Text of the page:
Birender Yadav lives and works in New Delhi, IN


Birender Yadav, Erased Faces (detail), 2015 , thumbprints of workers on archival prints, 6 each 29,7 × 35,9 cm © Birender Yadav

In India, a country where 287 million people are illiterate and form a marginalized demography, a thumbprint is a proof of identity that acts as the signature of those incapable of reading the binding documents they are signing. For Erased Faces (2015), the conceptual sculptor Birender Yadav asked brick kiln workers in Eastern Uttar Pradesh, subjected to the lethal working conditions of India’s insatiable construction industry, to stamp their thumbprints onto their portraits. The promise of modernity in India has often been linked to industry as an engine to lift the country out of poverty. Sadly, the very industry that this political utopia is based on is entrenched in exploitative practices. Typically, brick workers are landless bonded laborers from Indigenous groups who were displaced by the British colonizers and live nomadically as seasonal workers in the farming and construction industries. Due to their lack of permanent addresses, they are ineligible for basic identity documents to prove their existence.


Birender Yadav, Donkey Worker, 2015, thumbprints of workers on Canson paper, 101,6 × 152,4 cm © Birender Yadav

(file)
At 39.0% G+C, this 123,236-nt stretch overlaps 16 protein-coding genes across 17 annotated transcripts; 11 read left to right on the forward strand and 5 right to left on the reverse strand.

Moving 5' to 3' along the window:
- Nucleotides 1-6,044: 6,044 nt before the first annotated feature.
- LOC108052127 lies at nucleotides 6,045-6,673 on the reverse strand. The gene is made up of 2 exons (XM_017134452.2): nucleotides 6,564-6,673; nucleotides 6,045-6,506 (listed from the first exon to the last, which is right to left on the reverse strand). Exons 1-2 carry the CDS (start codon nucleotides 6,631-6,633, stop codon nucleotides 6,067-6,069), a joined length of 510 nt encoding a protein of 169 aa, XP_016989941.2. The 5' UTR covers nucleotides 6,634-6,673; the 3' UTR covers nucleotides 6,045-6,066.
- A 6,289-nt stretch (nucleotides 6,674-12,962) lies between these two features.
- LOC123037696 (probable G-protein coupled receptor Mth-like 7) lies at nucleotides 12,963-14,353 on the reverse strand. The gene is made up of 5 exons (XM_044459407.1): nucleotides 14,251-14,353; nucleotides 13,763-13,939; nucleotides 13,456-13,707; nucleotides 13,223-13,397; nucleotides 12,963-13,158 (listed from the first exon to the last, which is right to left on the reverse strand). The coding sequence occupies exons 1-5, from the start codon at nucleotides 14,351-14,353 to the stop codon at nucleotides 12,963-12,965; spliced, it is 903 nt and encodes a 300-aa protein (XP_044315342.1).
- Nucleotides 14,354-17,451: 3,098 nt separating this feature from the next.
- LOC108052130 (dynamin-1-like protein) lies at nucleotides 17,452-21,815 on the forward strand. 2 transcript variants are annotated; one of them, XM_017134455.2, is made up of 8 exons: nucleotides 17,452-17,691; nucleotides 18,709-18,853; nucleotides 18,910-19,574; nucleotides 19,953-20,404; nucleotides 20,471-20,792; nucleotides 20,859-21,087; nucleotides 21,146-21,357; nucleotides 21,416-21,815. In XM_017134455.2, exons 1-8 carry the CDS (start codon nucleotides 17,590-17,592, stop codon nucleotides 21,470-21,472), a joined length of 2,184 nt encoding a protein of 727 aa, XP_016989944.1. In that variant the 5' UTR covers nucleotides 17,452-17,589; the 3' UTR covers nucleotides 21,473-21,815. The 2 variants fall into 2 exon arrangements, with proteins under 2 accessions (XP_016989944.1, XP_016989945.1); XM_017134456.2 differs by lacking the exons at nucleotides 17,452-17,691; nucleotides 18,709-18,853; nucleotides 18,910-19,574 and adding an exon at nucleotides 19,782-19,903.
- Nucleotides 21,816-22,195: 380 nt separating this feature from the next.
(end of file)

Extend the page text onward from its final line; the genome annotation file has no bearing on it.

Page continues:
Walking on the Roof of Hell (2016) consists of thirty pairs of wooden khadau sandals that these workers use when treading the brick kilns to endure their extreme heat. After years of exposure, their feet become numb and hard like the bricks themselves. Donkey Worker (2015) depicts a donkey made with the thumbprints of migrant workers in Delhi from Uttar Pradesh and Bihar. The son of migrant workers himself, Yadav connects to their popular culture and living stories; his works are a form of personal history writing that documents the subaltern lives often forgotten when we talk about present-day India.



Birender Yadav, Walking on the Roof of Hell (detail), 2016, Khadau sandals, 10 archival prints, diameter 152,4 cm; prints each 21 × 29,7 cm © Birender Yadav


Constitutions, 2022, Leonard & Bina Ellen Art Gallery, Concordia University, Montreal (CA)

No Match For Politics, 2020, Anant Art Gallery, New Delhi (IN) (online)

Collection of Undoings, 2019, 1X1 Art Gallery, Dubai (AE)

Allow Me A Letter, 2019, Mumbai Art Room, Mumbai (IN)

Here – There, 2017, Clark House Initiative, Mumbai (IN) (solo)

What you see when you see: The labour, local and urban inspiration, 2017, Bangalore Mirror Bureau, Bangalore (IN) (solo)